Five years ago today, I woke up from my post-Market Day nap to a raft of messages from family members on my answering machine.
It took awhile, but I finally managed to track down my then-19-year-old niece and ask her what was going on.
"I don't want to tell you."
"Well, that's fine, but you have to."
She took a deep breath and said, "Granddad died."
Do you know, even after all these years, I'm still waiting for that sentence to end differently.
"Granddad had another heart attack and you need to go see him," maybe. Or "Granddad's dying."
But nothing so final, so absolute as "He died."
When my sister was dying, years and years ago, I was with her, as were my parents, and I thought to myself, this is how it will be. I'm here with Eileen and I'll be there with each of them.
But Dad died, so quickly, I never had the chance to make good on the promise he didn't know I had made.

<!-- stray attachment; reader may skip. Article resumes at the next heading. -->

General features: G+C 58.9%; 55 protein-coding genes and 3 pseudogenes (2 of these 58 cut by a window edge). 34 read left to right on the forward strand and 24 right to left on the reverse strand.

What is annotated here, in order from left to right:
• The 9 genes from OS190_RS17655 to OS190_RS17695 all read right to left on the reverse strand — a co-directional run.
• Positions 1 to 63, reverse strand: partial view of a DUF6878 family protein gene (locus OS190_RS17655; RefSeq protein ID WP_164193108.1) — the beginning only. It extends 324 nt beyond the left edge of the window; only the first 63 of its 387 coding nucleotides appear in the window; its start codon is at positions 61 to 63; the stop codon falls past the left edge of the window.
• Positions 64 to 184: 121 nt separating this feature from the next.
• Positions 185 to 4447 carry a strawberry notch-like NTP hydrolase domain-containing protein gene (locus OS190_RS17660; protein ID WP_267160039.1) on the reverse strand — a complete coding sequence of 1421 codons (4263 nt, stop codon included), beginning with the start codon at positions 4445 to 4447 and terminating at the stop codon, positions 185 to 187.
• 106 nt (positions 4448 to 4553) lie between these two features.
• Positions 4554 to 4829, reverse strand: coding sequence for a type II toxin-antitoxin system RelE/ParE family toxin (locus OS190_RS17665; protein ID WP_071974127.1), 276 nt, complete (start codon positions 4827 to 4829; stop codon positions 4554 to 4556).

Life changes, completely, when you lose that first parent. In ways you can't even describe or really understand, it changes.
And you learn things. Some good, some bad, some things you don't want to ever know, ever.
One of the good things I have learned is that our relationships with our loved ones don't end with their death.
I'm not talking about the afterlife, or anything metaphysical. I don't know anything about that and I don't care to.
But I do know that my relationship with my father has continued for the last five years. Has changed. Has grown. Has deepened. I like him better. I'm still learning from him.
And knowing that, knowing that if I live to be an old lady, that relationship, those relationships will still be with me brings me so much comfort.